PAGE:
Accountants call for simplification of apprenticeship levy
The apprenticeship levy system remains deeply unpopular with professional services firms in the UK, who view it as an extra tax that complicates learning and development, and should be radically simplified, according to research by the Managing Partners’ Forum
12 Apr 2019
Introduced in April 2017, the levy applies to firms with annual pay bills in excess of £3m, taking 0.5% of an employer’s paybill to put toward funding for new apprenticeships.
In its second annual survey on apprenticeships, getting on for half (42%) of firms responding said they not received anything back from paying the levy, and only 39% of levy payments were expected to be utilised by the two-year expiry date.
Over half (60%) viewed the levy as complicating their learning and development activities, while a third (32%) said that it has displaced budget away from the most needed learning and development within their firm.
More than a quarter (28%) said the introduction of the levy has made professional development less attractive due to the label of ‘apprentice’, and 24% said that it has increased the cost of training.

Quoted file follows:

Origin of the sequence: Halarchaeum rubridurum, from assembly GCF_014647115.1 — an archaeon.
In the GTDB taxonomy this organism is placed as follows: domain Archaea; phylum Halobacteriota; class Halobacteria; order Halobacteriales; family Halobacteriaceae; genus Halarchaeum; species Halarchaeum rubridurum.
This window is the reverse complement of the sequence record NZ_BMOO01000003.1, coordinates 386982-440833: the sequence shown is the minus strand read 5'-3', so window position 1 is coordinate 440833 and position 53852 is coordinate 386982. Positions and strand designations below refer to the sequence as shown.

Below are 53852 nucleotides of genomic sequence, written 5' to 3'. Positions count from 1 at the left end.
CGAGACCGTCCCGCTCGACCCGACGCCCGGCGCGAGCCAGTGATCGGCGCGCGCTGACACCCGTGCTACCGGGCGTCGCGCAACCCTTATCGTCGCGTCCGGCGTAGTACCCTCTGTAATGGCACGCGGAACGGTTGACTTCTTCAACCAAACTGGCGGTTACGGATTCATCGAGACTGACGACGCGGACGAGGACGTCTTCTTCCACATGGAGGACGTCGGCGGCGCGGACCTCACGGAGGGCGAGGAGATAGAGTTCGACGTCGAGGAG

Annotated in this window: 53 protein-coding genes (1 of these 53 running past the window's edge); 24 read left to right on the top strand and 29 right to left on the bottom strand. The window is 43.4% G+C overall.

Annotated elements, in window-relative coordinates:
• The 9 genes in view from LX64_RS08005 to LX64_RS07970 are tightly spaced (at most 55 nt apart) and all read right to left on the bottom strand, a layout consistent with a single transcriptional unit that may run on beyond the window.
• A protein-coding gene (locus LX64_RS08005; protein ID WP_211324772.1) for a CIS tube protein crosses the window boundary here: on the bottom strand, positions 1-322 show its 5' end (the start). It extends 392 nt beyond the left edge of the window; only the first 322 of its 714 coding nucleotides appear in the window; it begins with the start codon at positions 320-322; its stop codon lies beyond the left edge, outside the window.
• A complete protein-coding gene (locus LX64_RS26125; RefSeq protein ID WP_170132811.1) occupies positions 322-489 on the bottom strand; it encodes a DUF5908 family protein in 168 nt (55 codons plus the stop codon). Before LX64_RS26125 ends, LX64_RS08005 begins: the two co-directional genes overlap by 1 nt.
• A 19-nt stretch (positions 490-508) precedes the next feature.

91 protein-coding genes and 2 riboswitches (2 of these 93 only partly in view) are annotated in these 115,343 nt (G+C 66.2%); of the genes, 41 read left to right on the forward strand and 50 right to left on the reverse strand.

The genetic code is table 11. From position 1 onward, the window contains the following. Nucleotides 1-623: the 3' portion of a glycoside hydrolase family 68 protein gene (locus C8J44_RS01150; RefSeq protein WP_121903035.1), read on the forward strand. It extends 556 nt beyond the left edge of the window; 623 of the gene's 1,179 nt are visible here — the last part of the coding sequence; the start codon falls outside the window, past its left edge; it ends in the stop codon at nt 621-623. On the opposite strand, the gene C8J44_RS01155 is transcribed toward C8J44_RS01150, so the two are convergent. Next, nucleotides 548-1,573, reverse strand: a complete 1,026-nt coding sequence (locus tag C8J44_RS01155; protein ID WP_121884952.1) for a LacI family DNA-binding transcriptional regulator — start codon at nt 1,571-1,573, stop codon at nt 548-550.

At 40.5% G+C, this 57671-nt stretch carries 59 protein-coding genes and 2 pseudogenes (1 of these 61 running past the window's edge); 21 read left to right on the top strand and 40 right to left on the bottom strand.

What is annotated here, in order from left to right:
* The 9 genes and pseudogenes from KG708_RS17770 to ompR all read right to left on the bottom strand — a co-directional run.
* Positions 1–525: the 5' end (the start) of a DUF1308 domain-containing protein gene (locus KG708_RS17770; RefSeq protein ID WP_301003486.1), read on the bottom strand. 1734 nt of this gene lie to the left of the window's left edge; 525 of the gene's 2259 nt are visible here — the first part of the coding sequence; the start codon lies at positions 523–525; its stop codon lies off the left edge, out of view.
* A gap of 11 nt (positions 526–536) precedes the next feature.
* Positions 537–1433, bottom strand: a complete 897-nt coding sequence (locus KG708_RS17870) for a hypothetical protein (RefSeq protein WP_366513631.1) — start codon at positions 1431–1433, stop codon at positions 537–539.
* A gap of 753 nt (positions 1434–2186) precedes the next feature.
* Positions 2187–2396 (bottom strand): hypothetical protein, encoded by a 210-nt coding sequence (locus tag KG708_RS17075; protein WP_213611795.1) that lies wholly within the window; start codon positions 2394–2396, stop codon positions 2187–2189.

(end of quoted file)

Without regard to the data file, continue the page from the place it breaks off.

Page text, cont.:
Growth projections for apprenticeships by reporting firms are significantly affected by the complexity of levy rules and the costs of apprenticeship schemes, according to 78% and 73% of firms respectively.
These projections are also heavily dependent on external factors, in particular the number of vacancies to be filled (84%) and the availability of suitable people (82%).
If the rules were simplified, growth projections for apprenticeship numbers at sector firms could increase from 16% to 46%.
Richard Chaplin, founder and chief executive of the Managing Partners Forum, said: ‘Given professional firms have been investing huge amounts in quality training for decades, it is perhaps unsurprising that the levy is viewed by many as an extra tax that complicates learning and development.
‘The near six-fold increase in the numbers of higher-grade apprentices at sector firms since the levy was introduced is welcome but, to a large extent, reflects re-labelling of those that would formerly have been called trainees.
‘There is clearly support for the concept of apprenticeships, not least because of their important potential role in helping to address persistent issues around diversity and social mobility within the professions. However, simplification of the rules around apprenticeships – and particularly the levy – must be considered for the real potential impact to be realised.’
By Pat Sweet